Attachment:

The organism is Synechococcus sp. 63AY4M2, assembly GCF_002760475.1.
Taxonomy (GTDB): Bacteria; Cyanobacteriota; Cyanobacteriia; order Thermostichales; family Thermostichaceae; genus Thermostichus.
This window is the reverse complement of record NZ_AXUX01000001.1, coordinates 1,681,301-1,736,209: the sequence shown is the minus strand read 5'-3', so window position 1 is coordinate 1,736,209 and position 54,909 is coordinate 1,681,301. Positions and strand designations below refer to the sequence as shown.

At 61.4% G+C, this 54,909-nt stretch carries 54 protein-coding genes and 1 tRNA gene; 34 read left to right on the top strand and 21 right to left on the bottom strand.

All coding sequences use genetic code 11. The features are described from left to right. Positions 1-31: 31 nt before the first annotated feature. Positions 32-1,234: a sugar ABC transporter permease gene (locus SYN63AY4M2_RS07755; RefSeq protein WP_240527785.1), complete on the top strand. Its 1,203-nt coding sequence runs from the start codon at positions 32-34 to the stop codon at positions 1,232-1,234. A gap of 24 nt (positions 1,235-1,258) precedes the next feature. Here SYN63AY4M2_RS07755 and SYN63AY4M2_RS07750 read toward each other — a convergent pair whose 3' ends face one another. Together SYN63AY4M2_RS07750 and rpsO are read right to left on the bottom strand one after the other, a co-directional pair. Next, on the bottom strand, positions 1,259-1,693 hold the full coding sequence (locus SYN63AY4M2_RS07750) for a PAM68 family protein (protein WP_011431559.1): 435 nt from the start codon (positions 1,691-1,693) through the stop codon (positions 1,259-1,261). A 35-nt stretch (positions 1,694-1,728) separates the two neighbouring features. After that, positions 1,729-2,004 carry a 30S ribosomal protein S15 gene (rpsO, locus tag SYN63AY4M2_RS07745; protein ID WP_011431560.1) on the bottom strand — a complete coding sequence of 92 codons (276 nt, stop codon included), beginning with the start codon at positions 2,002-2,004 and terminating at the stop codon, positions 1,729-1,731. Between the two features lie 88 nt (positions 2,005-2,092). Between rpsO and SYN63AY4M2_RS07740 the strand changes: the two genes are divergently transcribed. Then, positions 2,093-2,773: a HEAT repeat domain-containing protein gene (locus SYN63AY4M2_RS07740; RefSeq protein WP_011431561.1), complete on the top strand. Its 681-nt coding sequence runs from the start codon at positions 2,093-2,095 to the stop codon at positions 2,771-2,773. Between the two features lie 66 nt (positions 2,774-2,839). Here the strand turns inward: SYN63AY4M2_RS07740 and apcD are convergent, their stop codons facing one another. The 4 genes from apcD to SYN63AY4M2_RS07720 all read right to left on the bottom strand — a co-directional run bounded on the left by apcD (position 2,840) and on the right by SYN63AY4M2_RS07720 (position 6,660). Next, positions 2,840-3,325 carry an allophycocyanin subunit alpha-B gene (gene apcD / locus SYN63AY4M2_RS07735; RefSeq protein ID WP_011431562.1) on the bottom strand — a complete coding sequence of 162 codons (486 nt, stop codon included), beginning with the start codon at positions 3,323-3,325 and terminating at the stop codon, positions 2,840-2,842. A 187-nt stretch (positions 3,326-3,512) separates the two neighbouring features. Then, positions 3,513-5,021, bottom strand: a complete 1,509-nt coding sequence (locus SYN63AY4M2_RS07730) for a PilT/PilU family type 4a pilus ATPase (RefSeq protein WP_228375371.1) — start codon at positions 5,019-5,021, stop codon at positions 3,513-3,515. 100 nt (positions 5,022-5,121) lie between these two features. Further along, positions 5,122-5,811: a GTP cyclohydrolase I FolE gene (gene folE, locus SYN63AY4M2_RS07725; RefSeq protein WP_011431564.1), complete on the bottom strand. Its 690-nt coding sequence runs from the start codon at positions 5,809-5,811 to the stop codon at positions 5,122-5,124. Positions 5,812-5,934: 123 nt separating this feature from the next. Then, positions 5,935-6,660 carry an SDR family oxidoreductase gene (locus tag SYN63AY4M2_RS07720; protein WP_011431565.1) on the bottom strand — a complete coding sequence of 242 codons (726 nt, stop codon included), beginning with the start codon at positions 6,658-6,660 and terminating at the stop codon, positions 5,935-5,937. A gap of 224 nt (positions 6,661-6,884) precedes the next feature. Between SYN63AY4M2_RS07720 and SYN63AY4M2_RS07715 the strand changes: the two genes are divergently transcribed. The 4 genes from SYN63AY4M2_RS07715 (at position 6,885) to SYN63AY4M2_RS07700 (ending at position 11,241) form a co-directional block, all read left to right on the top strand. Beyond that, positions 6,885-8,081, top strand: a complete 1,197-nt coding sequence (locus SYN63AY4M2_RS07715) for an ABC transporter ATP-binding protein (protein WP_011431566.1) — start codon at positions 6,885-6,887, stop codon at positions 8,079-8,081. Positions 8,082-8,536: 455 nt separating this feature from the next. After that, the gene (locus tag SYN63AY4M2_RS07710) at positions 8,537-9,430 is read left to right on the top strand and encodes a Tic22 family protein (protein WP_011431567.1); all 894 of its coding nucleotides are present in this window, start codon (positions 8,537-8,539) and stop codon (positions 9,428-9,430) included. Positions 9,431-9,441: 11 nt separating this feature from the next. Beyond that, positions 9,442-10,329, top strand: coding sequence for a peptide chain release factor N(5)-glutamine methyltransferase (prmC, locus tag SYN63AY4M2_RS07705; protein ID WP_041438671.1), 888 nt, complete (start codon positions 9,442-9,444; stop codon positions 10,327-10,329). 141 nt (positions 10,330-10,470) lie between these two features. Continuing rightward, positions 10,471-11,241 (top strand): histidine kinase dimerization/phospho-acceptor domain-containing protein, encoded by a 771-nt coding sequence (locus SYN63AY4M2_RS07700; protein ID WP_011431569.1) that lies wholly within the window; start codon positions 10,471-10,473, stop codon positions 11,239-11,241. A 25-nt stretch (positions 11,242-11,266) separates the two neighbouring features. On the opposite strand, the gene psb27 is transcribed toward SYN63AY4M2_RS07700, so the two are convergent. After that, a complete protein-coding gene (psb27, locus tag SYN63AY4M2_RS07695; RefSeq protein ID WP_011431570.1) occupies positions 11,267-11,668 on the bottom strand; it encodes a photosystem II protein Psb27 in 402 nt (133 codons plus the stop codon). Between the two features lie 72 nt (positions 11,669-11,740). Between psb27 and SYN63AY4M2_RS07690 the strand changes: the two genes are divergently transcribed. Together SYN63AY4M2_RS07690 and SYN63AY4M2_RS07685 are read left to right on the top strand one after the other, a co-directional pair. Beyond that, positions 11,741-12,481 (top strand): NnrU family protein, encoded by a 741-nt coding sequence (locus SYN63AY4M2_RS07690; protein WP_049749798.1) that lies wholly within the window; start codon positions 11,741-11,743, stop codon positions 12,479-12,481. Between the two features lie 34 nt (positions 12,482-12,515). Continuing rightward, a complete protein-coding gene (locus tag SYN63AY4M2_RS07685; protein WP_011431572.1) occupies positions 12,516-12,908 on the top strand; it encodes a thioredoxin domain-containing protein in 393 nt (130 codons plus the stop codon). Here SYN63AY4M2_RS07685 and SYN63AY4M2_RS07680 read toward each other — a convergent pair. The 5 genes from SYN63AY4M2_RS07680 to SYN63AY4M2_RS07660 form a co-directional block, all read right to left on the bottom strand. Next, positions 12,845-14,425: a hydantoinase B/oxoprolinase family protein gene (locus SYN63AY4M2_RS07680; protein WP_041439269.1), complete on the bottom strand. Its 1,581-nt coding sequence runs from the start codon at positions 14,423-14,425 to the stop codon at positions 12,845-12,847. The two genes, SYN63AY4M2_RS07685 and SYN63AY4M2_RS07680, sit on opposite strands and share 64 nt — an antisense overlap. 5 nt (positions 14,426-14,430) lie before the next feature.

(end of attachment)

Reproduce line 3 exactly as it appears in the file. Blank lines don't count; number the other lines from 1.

This window is the reverse complement of record NZ_AXUX01000001.1, coordinates 1,681,301-1,736,209: the sequence shown is the minus strand read 5'-3', so window position 1 is coordinate 1,736,209 and position 54,909 is coordinate 1,681,301. Positions and strand designations below refer to the sequence as shown.